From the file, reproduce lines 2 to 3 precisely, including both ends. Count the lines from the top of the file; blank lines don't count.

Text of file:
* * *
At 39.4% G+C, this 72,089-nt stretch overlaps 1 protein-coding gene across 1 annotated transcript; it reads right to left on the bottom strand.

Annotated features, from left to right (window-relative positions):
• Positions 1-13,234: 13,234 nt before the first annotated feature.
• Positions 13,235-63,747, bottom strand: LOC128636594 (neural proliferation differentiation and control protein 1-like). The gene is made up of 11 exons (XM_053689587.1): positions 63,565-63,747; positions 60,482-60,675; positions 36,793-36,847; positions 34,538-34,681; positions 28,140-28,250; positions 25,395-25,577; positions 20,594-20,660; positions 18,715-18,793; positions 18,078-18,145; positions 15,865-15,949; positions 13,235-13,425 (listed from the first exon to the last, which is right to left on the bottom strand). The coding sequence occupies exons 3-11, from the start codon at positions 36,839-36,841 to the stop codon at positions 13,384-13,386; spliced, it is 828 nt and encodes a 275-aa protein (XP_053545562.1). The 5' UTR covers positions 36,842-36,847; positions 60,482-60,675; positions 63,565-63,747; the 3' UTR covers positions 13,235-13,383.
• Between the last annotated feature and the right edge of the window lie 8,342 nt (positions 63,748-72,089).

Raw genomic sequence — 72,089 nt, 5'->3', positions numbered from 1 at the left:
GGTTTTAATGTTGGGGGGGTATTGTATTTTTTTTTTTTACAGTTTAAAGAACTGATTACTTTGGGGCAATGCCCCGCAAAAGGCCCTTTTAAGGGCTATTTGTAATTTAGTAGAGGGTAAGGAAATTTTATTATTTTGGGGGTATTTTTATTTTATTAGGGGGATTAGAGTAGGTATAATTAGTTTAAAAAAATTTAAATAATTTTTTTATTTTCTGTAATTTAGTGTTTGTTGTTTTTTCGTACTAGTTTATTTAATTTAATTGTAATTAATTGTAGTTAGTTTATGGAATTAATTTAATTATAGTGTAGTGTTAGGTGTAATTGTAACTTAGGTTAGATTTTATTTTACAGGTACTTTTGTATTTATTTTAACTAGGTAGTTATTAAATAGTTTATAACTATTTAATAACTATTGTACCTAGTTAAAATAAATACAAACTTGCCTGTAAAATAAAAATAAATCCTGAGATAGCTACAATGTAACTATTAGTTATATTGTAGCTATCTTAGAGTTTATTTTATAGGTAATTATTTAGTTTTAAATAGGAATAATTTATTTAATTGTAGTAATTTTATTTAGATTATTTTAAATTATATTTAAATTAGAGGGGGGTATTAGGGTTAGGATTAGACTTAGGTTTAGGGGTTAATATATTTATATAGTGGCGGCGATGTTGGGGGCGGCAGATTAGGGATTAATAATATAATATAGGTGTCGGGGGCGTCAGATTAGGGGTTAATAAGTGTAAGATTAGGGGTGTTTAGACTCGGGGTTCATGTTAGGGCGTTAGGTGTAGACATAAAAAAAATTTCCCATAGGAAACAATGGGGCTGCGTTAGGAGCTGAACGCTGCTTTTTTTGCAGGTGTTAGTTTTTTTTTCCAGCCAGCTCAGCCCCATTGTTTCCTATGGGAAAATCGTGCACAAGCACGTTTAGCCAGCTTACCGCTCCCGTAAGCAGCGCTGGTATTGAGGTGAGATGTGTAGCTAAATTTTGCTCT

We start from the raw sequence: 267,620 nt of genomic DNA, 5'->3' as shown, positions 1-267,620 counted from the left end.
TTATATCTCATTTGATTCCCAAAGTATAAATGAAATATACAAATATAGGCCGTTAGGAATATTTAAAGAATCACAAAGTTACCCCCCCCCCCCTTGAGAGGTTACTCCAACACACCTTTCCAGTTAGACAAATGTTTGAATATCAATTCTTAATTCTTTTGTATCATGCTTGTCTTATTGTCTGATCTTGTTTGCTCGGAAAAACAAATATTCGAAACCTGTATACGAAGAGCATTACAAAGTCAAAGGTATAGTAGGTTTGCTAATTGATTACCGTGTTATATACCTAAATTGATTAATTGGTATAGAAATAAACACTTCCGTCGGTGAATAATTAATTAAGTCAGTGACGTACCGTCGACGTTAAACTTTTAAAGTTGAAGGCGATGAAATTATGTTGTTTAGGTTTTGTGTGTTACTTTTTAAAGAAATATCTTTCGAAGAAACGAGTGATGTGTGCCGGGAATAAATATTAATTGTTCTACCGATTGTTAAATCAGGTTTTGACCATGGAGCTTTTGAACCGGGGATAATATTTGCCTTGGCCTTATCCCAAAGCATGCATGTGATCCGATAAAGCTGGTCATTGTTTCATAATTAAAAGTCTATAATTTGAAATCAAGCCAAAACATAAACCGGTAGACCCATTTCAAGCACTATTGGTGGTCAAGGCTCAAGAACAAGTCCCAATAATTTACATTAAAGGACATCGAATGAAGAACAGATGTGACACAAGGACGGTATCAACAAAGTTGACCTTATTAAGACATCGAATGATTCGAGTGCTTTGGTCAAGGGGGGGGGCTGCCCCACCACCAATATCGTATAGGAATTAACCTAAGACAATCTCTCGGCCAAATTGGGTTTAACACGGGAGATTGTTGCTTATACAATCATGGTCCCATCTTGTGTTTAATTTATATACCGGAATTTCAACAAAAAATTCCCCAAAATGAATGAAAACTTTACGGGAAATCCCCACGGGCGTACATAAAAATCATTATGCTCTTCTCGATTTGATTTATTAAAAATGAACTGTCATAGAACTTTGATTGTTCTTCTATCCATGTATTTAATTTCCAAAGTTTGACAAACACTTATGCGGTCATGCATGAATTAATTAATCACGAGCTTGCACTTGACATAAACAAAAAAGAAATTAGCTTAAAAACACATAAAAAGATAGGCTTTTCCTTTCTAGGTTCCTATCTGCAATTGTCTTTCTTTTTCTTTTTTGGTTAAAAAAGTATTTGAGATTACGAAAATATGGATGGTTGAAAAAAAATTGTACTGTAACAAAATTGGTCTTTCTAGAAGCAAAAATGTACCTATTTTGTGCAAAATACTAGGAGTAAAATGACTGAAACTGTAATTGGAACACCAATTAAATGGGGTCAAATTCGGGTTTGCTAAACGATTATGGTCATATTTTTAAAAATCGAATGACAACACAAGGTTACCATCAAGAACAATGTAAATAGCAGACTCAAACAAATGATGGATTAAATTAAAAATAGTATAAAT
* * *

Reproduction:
Annotated features, from left to right (window-relative positions):
• Positions 1-13,234: 13,234 nt before the first annotated feature.